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Plant and Soil

, Volume 410, Issue 1–2, pp 21–40 | Cite as

Molecular characterization of nitrogen fixing microsymbionts from root nodules of Vachellia (Acacia) jacquemontii, a native legume from the Thar Desert of India

  • Indu Singh Sankhla
  • Nisha Tak
  • Raju Ram Meghwal
  • Sunil Choudhary
  • Alkesh Tak
  • Sonam Rathi
  • Janet I. Sprent
  • Euan K. James
  • Hukam Singh Gehlot
Regular Article

Abstract

Aims

To describe the structure of nodules of Vachellia (Acacia) jacquemontii, and to characterise the rhizobia that occupy them.

Methods

Light and electron microscopy were used to analyse nodules. Rhizobia were characterised using their 16S rRNA, housekeeping and symbiosis-related gene sequences.

Results

Nodules of V. jacquemontii were typical of all other described mimosoid legumes. All 73 of the isolates were strains of Ensifer, and concatenated phylogenetic analysis of their housekeeping genes (rrs, recA, atpD, glnII and dnaK) suggested that they are novel, forming separate lineages close to E. saheli. The phylogenies of the symbiosis-essential genes nodA and nifH were inconsistent with the housekeeping phylogenies. The nodA sequences of most isolates were close to that of E. arboris HAMBI 1552T, but the nifH gene was found to be related to that of E. kostiensis HAMBI 1489T. All the tested Ensifer strains, except for AJ24, were found to be capable of nodulating other species of Vachellia as well as native Indian Mimosa and Prosopis spp.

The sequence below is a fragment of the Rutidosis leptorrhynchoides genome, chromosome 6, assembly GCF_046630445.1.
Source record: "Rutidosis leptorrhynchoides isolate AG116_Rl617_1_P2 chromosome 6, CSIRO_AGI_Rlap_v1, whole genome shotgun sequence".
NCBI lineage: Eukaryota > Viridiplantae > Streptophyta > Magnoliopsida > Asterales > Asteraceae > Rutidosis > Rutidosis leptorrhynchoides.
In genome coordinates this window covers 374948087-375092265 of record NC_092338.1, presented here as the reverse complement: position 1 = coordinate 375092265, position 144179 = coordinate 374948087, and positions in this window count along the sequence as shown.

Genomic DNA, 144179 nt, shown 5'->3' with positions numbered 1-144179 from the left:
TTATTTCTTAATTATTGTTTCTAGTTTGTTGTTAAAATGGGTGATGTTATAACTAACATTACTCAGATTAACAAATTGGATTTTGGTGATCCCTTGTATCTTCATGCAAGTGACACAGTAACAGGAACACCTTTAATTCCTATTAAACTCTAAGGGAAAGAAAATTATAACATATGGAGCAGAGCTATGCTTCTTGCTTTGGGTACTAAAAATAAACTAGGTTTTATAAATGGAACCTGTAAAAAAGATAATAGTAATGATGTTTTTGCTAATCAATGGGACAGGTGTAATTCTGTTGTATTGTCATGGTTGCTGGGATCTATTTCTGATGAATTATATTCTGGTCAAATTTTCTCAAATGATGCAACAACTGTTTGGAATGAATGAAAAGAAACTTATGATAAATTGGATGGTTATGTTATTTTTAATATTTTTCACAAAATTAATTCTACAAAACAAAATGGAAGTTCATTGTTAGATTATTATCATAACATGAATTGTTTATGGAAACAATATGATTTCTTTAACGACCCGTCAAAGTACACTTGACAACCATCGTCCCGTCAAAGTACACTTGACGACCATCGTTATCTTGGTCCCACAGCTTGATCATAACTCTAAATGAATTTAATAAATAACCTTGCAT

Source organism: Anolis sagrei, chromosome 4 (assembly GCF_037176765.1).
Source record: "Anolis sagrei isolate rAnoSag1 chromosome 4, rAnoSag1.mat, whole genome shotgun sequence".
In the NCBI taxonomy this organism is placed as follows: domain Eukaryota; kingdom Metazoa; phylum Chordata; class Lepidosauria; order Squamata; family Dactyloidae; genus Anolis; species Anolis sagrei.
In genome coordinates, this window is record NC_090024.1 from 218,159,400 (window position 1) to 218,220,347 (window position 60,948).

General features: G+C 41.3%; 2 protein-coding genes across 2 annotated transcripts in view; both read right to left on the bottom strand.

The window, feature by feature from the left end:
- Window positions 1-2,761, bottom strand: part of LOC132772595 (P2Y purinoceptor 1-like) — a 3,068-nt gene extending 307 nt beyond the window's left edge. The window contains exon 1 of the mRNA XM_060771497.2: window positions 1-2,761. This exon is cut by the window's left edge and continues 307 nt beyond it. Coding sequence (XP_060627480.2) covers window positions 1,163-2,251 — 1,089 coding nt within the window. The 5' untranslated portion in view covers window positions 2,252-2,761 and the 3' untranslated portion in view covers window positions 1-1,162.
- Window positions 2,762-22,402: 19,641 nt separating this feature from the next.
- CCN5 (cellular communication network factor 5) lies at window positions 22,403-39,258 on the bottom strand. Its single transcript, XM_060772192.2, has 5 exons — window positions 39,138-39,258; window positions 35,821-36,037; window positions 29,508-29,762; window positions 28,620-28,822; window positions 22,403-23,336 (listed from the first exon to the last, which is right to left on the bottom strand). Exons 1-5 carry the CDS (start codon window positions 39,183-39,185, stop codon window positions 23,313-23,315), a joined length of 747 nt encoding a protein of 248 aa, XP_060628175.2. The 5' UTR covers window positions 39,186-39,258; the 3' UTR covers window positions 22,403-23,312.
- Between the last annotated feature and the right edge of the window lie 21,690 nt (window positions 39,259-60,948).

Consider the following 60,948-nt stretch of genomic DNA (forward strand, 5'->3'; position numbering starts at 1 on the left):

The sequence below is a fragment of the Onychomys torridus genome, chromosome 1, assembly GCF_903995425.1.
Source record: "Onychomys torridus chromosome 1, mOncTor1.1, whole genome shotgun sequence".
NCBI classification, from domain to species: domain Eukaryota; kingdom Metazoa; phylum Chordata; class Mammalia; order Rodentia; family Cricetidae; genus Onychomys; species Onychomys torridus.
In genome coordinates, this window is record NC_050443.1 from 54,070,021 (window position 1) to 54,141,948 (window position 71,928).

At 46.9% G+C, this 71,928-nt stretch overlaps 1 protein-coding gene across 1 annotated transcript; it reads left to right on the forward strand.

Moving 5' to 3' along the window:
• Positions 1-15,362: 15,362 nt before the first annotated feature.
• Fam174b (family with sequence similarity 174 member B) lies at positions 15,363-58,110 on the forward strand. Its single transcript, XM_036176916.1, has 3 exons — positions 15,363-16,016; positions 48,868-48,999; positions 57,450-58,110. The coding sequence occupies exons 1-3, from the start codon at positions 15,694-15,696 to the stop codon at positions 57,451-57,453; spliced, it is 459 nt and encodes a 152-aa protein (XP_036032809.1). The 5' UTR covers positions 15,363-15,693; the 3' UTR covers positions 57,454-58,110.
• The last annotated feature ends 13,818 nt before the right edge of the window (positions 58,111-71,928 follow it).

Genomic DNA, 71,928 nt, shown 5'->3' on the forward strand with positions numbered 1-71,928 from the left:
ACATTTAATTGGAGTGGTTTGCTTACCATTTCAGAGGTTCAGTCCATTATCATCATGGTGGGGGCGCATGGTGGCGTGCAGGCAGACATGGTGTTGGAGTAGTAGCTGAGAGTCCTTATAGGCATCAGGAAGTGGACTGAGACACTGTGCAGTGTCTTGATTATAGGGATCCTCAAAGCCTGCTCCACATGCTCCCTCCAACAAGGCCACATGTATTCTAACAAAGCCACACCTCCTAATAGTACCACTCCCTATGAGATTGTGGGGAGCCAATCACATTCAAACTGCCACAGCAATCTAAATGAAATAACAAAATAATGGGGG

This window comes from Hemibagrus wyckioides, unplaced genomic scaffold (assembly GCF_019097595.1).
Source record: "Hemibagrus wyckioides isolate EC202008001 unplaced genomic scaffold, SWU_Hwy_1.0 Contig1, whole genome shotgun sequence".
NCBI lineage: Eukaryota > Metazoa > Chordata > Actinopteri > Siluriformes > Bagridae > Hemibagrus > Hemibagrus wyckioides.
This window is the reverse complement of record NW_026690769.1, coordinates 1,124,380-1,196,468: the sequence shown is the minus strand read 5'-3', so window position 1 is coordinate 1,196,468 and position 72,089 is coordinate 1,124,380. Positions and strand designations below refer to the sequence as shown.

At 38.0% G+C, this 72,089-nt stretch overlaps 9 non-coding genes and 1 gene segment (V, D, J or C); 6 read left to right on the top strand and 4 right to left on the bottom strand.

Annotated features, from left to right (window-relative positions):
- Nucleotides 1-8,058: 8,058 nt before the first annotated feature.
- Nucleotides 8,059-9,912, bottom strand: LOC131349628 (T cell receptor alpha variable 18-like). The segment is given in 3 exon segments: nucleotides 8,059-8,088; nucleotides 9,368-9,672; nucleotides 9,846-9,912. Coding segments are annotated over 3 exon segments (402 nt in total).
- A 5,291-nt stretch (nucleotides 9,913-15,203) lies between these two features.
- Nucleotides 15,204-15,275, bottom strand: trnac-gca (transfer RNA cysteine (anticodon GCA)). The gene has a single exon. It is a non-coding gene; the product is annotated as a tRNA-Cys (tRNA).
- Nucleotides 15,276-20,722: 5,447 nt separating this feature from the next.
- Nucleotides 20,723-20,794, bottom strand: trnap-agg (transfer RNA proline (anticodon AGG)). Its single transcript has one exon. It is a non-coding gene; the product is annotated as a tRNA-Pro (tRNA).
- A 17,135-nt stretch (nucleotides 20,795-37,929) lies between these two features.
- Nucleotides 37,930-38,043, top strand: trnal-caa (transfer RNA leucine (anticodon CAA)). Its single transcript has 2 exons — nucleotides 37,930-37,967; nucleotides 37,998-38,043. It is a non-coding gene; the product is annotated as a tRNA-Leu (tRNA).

Conclusions

Stressful conditions caused by the alkaline soil of the Thar Desert have resulted in V. jacquemontii being nodulated by diverse and promiscuous Ensifer species that are capable of nodulating other native members of the tribe Mimoseae.

Keywords

Vachellia (Acacia) jacquemontii Thar Desert Ensifer rhizobia nifH nodA Multi Locus Sequence Analysis (MLSA) 

Notes

Acknowledgments

Indu S. Sankhla thanks the University Grants Commission (UGC), New Delhi, for a junior and senior research fellowship. The work is also supported by grants from the Department of Biotechnology Govt. of India (BT/PR11461/AGR/21/270/2008) and the University Grants Commission (UGC-SAPII-CAS-I, UGC-BSR Start-Up-Grant F.30-16/2014). The Department of Meteorological and Soil Science, Central Arid Zone Research Institute, Jodhpur is acknowledged for help in providing data.

Supplementary material

11104_2016_2838_MOESM1_ESM.pdf (423 kb)
ESM 1 (PDF 422 kb)
11104_2016_2838_MOESM2_ESM.xls (40 kb)
ESM 2 (XLS 40 kb)

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Copyright information

© Springer International Publishing Switzerland 2016

Authors and Affiliations

  • Indu Singh Sankhla
    • 1
    • 2
  • Nisha Tak
    • 1
  • Raju Ram Meghwal
    • 1
  • Sunil Choudhary
    • 1
  • Alkesh Tak
    • 1
  • Sonam Rathi
    • 1
  • Janet I. Sprent
    • 3
  • Euan K. James
    • 4
  • Hukam Singh Gehlot
    • 1
  1. 1.BNF and Stress Biology Laboratory, Department of BotanyJai Narain Vyas UniversityJodhpurIndia
  2. 2.Department of BotanyUniversity of RajasthanJaipurIndia
  3. 3.University of Dundee at the James Hutton InstituteDundeeUK
  4. 4.The James Hutton InstituteDundeeUK

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